Who was joe pye
Ecobeneficial tips: spotlight on joe-pye weed
This species is a star in our yard, according to our images, attracting legions of six-legged fans and two-legged paparazzi. I’ve listed it so many times because of its star quality for wildlife that it deserves its own name in lights. These are excellent plants to add to your shopping list now that spring is just three weeks away. This is why.
I mean, how could I not? Hundreds of butterflies flitted around a single plant one year. (I attempted an official count but became disoriented at 37.) However, I didn’t buy Joe Pye because of its animal magnetism. All I knew was that my friend Sally loved it, and that was all I needed to know. Sally had passed abroad, so any reminder of her warmth in my garden was a welcome sight.
Animals adore the plant for the same reason I adore Sally, a woman who is so kind and full of life that she is almost magical. Mr. Pye, a generous and vivacious host, invites insect diners of all ages. He attracts adults to his flowers by feeding 41 different caterpillar species that eat his leaves. In the fall, his seeds provide food for hungry birds. His solid stems bend but do not break in the wind. He’s a lifesaver, like Sally, who has saved and comforted countless dogs, wild animals, and humans over the course of her long career in animal welfare.
The late-blooming wildflower Joe Pye weed (Eutrochium purpureum) is native to eastern and central North America. It grows in upright clumps that can reach a height of several feet. It has lance-shaped, serrated dark green leaves that can grow up to a foot long on thick stems. Small mauve flowers bloom in large clusters atop the stems in midsummer. These flowers have a delicious vanilla fragrance that attracts pollinators including butterflies and bees. Joe Pye weed is best planted after the threat of frost has passed in the spring. The plant grows at a rapid rate.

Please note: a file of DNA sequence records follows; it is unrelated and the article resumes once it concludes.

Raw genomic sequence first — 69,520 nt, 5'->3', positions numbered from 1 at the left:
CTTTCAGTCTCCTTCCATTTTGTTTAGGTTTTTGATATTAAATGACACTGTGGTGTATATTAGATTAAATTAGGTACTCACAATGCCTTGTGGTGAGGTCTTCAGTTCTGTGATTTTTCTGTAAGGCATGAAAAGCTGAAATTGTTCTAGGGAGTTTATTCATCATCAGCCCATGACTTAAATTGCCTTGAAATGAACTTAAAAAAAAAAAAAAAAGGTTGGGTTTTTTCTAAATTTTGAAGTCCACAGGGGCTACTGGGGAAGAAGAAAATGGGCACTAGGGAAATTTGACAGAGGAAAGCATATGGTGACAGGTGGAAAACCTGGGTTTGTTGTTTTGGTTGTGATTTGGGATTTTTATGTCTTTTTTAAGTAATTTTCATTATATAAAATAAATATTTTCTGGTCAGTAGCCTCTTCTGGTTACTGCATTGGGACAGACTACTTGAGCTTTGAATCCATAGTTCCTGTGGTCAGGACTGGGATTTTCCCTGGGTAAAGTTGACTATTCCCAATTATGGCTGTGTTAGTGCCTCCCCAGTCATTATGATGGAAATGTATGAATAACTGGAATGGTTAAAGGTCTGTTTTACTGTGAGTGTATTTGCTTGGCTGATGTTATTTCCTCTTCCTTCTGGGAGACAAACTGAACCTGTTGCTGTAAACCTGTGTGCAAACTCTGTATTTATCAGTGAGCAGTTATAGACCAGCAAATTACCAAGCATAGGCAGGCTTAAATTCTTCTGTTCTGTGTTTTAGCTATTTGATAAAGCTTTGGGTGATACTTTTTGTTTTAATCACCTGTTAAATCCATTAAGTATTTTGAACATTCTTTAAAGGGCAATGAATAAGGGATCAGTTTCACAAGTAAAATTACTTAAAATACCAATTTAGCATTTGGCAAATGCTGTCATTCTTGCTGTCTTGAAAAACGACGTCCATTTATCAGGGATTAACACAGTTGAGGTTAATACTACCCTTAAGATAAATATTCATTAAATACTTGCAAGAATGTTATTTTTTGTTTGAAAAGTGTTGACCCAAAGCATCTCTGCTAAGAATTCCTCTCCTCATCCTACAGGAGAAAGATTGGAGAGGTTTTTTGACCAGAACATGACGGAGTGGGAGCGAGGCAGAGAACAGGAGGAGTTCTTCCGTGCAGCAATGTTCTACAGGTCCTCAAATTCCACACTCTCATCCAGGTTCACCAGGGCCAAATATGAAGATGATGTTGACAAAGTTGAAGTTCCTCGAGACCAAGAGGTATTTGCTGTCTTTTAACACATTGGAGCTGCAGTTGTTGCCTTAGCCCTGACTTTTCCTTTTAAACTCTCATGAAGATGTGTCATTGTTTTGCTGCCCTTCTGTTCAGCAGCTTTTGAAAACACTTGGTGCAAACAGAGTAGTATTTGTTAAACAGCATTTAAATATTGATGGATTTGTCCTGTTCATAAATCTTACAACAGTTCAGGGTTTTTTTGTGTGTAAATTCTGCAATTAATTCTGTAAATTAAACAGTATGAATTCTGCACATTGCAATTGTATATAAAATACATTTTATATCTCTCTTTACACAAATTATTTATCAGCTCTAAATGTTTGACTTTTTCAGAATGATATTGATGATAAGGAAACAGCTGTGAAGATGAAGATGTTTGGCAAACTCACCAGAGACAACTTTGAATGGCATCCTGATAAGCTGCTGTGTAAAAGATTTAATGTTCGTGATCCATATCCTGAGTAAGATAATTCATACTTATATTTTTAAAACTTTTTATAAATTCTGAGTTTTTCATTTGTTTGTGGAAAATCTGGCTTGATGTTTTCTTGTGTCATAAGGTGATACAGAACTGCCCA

Joe Pye weed is a low-maintenance plant with large, fragrant blooms that make it a rewarding plant to grow. When you first plant it, you’ll need to give it plenty of room to accommodate its height and spread. However, it can be used to provide height along boundaries, in wildflower gardens, and at the back of plant groupings.
Natural habitats for these plants include areas with moist soil, such as those near streams. So keeping them well hydrated would be the most important aspect of their treatment. Before the new year’s growth starts, you’ll need to delete dead growth from the previous year. In addition, if your soil isn’t very fertile, you can need to apply fertilizer. Additionally, if your Joe Pye weed grows to be very tall, it can require staking to hold it upright, particularly if it is heavily bloomed.
Tales from the garden, joe pye weed
Eutrochium is a genus of herbaceous flowering plants in the sunflower family native to North America. Joe-Pye weeds are the common name for them. They have non-dissected leaves and pigmented flowers and are native to the United States and Canada.
All purple-flowering North American species of the genus Eupatorium, as historically described, are included in this genus.
 The genus Eupatorium has recently been reorganized and split into smaller genera.
 The senior synonym of Eupatoriadelphus is Eutrochium.
 Eupatorium is a close relative of Eutrochium in the revised sense (about 42 species of white-flowered plants from the temperate Northern hemisphere). Another distinction between Eutrochium and Eupatorium is that the former has more whorled leaves, while the latter has mostly opposite leaves. [number six]  Eupatorium and Eutrochium are both members of the Eupatoriinae subtribe, but South American plants such as Stomatanthes, which have been classified as members of that subtribe, appear to belong elsewhere in the Eupatorieae tribe. [number four]
Joe pye weed with michael pilarski “skeeter”
In September and October, a shrubby, upright-growing perennial produces clusters of pink, mauve, or white fuzzy flowers over deep green to chocolate-bronze leaves. It goes well with silver and white variegated perennials like Artemesia, but it also works well with Monarda and Liatris in a pollinator garden.
Plant in a moist, nutrient-rich soil like Petitti Planting Mix that has been amended with organic matter. After planting, water thoroughly and once a week for the first year. Plant-tone and Iron-tone should be applied in the spring or at the time of planting; Osmocote should be applied in the summer after cutting back to enable a shorter, fuller habit. Mulch 1-2” to keep weeds at bay and moisture in the soil. Every three years, divide in the spring.